After unsuccessfully attempting to purchase his family’s freedom, the enslaved Dred Scott brought suit in Missouri, asking to be declared a free man. In one of the most reviled U.S. Supreme Court decisions in history, the court ruled 7-2 in Dred Scott v. Sandford (1857) that Scott, his wife, his two daughters and all African-Americans—free or enslaved—were not citizens. Without the rights later granted by the 14th Amendment, Scott had no legal standing to bring suit in federal court.
Outrage over the Dred Scott decision helped fan the flames that led to the American Civil War. As for the Scotts, the four family members were sold by their slave-owners to an abolitionist named Taylor Blow, who had helped fund Scott’s legal battles and whose father had once owned Dred Scott. Blow immediately freed the family in 1857. Dred Scott died in 1858, less than a year later, of tuberculosis. More on Scott’s life can be found at the State Historical Society of Missouri.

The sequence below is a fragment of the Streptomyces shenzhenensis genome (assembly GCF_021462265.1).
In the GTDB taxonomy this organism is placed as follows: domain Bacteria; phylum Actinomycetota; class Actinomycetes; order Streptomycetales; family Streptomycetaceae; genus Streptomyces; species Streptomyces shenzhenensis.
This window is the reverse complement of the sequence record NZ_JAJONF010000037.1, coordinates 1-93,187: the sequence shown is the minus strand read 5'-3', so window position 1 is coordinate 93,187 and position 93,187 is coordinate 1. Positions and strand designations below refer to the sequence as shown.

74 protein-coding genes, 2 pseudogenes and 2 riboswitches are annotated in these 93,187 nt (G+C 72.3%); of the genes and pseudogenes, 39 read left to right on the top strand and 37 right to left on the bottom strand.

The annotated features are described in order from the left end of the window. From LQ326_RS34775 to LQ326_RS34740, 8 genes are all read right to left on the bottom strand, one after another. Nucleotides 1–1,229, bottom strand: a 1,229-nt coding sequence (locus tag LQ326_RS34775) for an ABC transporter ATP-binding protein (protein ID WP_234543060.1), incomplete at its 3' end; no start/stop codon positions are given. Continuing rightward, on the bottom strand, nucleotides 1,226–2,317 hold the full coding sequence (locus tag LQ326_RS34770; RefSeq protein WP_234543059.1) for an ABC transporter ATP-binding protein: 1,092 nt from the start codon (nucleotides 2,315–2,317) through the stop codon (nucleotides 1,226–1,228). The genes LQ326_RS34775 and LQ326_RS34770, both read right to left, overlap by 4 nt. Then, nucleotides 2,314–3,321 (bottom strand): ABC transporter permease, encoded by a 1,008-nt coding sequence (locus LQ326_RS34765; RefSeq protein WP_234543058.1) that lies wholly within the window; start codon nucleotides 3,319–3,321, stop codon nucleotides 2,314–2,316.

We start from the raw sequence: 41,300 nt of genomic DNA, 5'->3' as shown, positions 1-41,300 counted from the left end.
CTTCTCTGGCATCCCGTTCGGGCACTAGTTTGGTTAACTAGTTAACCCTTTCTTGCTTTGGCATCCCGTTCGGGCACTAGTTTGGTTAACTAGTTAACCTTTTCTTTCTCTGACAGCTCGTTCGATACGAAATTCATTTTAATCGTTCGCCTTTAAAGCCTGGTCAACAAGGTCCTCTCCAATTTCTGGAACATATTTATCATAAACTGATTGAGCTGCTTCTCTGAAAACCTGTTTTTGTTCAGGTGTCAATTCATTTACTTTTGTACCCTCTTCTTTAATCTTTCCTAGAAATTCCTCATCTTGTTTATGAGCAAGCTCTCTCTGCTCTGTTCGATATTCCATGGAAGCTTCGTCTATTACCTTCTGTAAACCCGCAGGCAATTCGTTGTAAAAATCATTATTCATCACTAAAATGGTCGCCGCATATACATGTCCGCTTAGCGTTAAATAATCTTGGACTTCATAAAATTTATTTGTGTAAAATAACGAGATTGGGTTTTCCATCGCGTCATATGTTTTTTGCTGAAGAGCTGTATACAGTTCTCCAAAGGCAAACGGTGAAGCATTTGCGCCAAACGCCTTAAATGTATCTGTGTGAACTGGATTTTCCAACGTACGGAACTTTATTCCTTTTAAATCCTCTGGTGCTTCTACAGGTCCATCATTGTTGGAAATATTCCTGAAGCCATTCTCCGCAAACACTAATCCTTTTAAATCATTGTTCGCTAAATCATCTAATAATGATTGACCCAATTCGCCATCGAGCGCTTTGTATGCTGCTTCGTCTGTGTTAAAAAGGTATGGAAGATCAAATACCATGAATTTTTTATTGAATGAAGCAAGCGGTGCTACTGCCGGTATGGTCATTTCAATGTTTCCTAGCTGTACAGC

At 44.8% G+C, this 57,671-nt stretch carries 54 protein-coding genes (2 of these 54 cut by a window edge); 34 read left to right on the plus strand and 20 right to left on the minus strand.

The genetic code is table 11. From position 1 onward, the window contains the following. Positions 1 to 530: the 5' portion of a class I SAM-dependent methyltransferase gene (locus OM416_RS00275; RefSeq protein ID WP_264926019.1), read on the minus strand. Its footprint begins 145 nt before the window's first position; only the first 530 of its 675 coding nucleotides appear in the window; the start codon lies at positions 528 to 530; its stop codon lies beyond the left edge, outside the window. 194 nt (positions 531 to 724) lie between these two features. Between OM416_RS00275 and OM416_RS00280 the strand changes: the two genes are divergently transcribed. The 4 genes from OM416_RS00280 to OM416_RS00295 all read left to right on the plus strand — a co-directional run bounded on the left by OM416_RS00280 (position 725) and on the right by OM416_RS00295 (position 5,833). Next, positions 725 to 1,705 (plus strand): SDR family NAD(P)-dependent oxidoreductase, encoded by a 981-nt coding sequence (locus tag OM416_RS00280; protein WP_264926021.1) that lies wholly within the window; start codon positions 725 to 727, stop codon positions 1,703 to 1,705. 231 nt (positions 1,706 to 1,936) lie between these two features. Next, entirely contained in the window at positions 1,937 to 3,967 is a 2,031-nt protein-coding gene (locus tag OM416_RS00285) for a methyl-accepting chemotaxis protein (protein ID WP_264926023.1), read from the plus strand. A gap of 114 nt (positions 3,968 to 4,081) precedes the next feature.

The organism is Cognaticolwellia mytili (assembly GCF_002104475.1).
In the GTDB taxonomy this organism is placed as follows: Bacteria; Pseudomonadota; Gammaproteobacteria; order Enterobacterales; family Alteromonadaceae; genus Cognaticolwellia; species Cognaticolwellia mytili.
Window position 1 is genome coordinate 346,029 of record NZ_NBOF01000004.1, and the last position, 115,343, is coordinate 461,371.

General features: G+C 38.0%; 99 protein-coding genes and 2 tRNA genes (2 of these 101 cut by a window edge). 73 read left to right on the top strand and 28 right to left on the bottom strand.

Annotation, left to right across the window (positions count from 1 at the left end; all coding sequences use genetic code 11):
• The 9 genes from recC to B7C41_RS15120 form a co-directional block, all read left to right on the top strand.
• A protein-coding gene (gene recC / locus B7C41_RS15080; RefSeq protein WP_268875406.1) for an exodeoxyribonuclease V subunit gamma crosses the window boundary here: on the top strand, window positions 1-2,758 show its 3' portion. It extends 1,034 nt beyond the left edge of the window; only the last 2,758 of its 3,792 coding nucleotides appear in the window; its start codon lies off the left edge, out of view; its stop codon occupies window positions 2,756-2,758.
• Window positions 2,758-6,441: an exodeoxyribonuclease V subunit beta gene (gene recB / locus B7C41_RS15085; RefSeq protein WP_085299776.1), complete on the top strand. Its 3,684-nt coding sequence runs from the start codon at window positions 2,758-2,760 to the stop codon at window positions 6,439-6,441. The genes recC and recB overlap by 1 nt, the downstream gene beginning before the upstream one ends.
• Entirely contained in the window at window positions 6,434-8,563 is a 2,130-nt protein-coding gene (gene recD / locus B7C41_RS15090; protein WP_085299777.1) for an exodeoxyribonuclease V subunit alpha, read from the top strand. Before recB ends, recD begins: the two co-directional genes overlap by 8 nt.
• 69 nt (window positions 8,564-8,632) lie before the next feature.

Attribution: Photo gallery by Brenan Sharp and Lee Rawles, photo from the Library of Congress